In 2002, then-president George W. Bush (like his father and many other presidents) tossed ‘brave rhetoric’ around while signing checks to Israel. His rhetoric was as fresh and promising as President Obama’s this week in Cairo,  in that it wasn’t.

Mr. Bush’s speech from 24 Jun 02 (h/t: Ali Abunimah):

“It is untenable for Palestinians to live in squalor and occupation. And the current situation offers no prospect that life will improve….

“If Palestinians embrace democracy, confront corruption and firmly reject terror, they can count on American support for the creation of a provisional state of Palestine….

“Israel also has a large stake in the success of a democratic Palestine. Permanent occupation threatens Israel’s identity and democracy. A stable, peaceful Palestinian state is necessary to achieve the security that Israel longs for. So I challenge Israel to take concrete steps to support the emergence of a viable, credible Palestinian state.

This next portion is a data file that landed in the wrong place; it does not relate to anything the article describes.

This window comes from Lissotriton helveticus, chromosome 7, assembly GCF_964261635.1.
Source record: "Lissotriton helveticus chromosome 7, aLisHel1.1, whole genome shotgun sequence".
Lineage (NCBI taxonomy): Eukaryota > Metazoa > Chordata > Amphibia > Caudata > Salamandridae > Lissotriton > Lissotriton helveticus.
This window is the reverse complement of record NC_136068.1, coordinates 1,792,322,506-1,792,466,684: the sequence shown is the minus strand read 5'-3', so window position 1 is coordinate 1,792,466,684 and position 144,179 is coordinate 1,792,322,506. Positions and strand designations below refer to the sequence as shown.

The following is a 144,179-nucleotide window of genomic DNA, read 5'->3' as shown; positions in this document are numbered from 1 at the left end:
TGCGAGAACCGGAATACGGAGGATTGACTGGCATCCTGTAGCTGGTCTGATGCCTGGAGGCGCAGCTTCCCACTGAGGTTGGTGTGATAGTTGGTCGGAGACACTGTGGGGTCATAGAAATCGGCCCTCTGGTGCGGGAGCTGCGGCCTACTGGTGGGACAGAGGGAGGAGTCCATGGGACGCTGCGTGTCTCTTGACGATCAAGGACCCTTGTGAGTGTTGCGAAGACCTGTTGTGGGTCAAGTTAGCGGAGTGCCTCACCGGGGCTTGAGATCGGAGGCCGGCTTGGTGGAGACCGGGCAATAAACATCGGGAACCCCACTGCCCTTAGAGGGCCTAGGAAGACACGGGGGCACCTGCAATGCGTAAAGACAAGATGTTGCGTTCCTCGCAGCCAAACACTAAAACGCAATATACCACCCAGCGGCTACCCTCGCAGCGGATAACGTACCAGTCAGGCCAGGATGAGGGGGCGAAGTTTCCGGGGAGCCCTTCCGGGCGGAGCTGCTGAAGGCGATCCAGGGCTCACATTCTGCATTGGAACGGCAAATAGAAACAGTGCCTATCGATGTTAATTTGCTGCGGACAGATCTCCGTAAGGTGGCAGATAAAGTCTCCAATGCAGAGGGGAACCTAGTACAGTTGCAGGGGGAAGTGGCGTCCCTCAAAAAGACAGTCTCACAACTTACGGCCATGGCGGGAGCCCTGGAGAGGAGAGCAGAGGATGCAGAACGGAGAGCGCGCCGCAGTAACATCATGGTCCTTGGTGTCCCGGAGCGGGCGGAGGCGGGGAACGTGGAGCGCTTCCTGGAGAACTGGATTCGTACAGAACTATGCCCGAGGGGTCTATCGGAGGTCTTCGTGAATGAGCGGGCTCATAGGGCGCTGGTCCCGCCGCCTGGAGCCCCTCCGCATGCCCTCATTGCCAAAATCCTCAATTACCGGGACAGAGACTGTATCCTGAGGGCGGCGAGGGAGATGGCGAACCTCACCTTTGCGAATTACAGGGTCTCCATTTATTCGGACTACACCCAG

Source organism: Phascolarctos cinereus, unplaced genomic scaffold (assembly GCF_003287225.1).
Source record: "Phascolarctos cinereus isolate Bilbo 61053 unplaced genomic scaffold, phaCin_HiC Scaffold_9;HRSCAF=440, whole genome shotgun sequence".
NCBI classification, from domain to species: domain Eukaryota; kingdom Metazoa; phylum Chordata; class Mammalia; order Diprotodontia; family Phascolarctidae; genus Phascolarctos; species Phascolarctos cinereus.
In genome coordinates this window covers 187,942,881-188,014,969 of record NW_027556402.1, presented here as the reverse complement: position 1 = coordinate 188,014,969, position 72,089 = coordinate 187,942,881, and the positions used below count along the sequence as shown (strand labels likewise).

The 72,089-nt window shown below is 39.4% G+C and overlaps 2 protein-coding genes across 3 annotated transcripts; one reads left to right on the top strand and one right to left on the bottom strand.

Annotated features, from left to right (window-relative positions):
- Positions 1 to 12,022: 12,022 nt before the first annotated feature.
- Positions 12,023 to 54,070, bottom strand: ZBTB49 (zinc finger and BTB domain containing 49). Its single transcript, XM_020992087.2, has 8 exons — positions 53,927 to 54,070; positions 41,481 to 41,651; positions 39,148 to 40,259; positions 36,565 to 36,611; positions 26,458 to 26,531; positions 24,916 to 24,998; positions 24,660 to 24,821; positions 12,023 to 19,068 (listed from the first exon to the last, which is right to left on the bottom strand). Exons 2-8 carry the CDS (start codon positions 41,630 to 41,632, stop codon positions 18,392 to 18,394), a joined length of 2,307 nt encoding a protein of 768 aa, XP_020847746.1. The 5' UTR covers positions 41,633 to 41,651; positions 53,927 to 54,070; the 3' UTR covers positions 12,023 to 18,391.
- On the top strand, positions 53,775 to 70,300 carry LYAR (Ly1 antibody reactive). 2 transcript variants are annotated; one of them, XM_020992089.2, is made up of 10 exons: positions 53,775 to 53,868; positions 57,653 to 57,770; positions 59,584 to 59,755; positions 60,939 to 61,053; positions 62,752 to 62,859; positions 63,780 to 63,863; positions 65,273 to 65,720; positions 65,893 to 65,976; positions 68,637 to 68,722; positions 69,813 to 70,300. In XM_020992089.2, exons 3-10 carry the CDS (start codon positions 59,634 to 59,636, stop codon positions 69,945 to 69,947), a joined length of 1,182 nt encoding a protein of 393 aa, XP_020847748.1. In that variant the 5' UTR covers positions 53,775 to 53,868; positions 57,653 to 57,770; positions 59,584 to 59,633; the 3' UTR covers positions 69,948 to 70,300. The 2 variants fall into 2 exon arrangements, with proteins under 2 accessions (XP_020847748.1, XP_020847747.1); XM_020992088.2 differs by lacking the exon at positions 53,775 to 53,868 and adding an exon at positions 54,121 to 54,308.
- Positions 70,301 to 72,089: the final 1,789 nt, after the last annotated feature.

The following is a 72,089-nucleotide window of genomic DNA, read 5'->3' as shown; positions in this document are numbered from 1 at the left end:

Mr. Bush even acknowledged the illegality of the settlements:

“Ultimately, Israelis and Palestinians must address the core issues that divide them if there is to be a real peace, resolving all claims and ending the conflict between them. This means that the Israeli occupation that began in 1967 will be ended through a settlement negotiated between the parties, based on U.N. Resolutions 242 and 338, with Israeli withdrawal to secure and recognize borders.”

U.S. military welfare to Israel increased in 2007, committing $30bn for a decade. Mr. Bush also signed over another $20bn and $13bn to the brutal dictatorships of Saudi Arabia and Egypt, respectively. All three of these countries elevated its atrocities and were rewarded by the Bush administration for terrorizing people.

Prof. Noam Chomsky’s reaction to President Obama’s speech seven years later: “Those familiar with the history will rationally conclude, then, that Obama will continue in the path of unilateral U.S. rejectionism.”